Renewal sales are now a large proportion of overall sales for many companies. This is especially true in mature product/service categories, within developed markets. Here, renewal sales can account for more than 50% of all revenue. As such, renewals are a critical part of a business to effectively manage. Yet most companies are leaving money on the table, when it comes to renewal sales.
In this first blog post in our series on Renewal Sales, we take a helicopter view of an IT Vendors Renewals Structure, a 101 of Renewal Sales so to speak. The same principles could also apply to any company, in any sector.
– Typically, the price for a support or maintenance contract is considerably lower than the product it relates to. With on-premise software, typical support/maintenance contracts range from 18-25% of the original Manufacturer Suggested Retail Price (MSRP). However, for hardware products, the range can be even lower, often as low as 10 – 20% of the MSRP. In some organizations, the primary focus is around the sale of the “product”. This results in less emphasis on selling the support/maintenance offerings.
– Most products come with a warranty. Customers however often misconceive warranties as being the same as support contracts. Warranties often offer nothing more than (limited) faulty parts replacement in the case of hardware purchases and indeed may not even become active if the buyer forgets to first register their product with the manufacturer after purchase.
In the ‘as a Service’ offering, renewals may have an immediate impact on your business continuity. Typically, with SaaS as an example, if the renewal is not secured, before or on the anniversary date, the customer loses access. But worse still, the vendor potentially loses the customer to a competitor.
Most people purchase products with an expectation for multi-year usage. In the IT world, this can range from 3 to 5 years, due to the fast moving nature of technology. Therefore, it’s important that the sales team create the conditions for ensuring the purchase of ongoing support and maintenance contracts, from the outset. However, in reality, missed sales opportunities happen for numerous reasons.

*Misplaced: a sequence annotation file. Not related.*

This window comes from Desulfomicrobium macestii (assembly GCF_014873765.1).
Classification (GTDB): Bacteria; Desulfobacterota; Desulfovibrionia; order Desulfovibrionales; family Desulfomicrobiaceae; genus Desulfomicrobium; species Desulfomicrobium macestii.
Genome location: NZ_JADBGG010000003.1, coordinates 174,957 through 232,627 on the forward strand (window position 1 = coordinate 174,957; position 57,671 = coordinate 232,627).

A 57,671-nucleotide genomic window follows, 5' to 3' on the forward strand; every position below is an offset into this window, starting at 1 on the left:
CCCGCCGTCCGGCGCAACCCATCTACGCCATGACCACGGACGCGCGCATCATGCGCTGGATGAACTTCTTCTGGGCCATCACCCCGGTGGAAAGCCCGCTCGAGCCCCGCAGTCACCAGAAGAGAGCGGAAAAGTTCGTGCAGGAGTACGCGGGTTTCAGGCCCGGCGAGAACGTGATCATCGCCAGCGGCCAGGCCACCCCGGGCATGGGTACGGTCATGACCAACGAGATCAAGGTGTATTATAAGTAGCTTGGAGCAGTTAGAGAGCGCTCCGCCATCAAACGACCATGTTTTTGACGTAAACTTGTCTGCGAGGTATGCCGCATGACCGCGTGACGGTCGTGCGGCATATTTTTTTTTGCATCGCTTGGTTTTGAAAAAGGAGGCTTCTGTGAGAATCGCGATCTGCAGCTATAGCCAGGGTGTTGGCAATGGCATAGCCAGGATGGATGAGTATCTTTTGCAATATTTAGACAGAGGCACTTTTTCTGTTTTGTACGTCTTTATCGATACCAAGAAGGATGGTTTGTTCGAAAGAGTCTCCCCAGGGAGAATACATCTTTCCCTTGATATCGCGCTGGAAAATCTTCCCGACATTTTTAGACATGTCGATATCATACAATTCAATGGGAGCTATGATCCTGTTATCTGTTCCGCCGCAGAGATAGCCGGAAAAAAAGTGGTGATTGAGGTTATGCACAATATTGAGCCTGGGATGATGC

Vendors typically have a CRM (Customer Relationship Management) platform that contains details about known customers. Sometimes, this is extended to include previous purchases (assets or installed base) along with references to any support & maintenance contracts or subscriptions they have purchased. This however is not always the case. All too often the recording of these records is in a separate system or database. But regardless of how the vendor retains this information, the key factor to maximizing renewal sales is to ensure the relevant information gets into the hands of the sales teams, in a concise and timely manner. As with any process, being able to measure success or failure is key. To get the right outcomes, vendors should devise and publish metrics which motivate and incentivize the renewals sales teams.
There are various methods when it comes to calculating a “Renewal Rate”. One such method is to simply count the number of assets with coverage VS the number of assets without coverage, in any given period. This metric can be augmented to drive behaviours such as creating a time based “Renewal Sales Rate” metric. For example, “In-Quarter” or “On-time” Renewal Rate (meaning what % of contracts expiring in a Quarter are renewed on or before expiry). Other metrics can be devised in a more mature process to measure late or “trailing” Renewals and “early” Renewals.
Whichever method you select, the “Renewal Rate” metric should be “weighted” to take into account the value of each individual contract, so as to focus sales on the larger opportunities. In addition, Vendors need to have a well-defined renewals outreach calendar. These can vary by industry but the common goal is to get out in front of the buying cycle. Many organizations start the process at least 120 days in advance of the renewal date and then have follow-up outreach milestones at 90, 60, 45 and 30 days.
Vendors should document and publish a clear policy on their renewals process for customers. The policy should detail such considerations as “Grace Periods” or any penalties (such as a “re-initiation fee”) to be incurred when contracts/subscriptions expire or are renewed late. Enabling your sales team with consistent information allows them to explain to customers whose support & maintenance contracts or subscriptions have lapsed, how to regain service. There must also be clear rules for your renewal sales team on how the policy might be “over-ruled”. For example, to win back a critical customer from a competitor, you may choose to invoke the reinstatement fee.
Those responsible for renewal sales should equip themselves with key metrics. This will enable them to answer any question posed. Questions might include:
To learn more about how market leading vendors automate and manage their renewal sales programs, contact Channel Mechanics today and transform your channel tomorrow.
Whether you are a renewal sales hero or only starting along this journey, there is much information to digest. So here’s our top 5 Tips for maximizing renewal sales: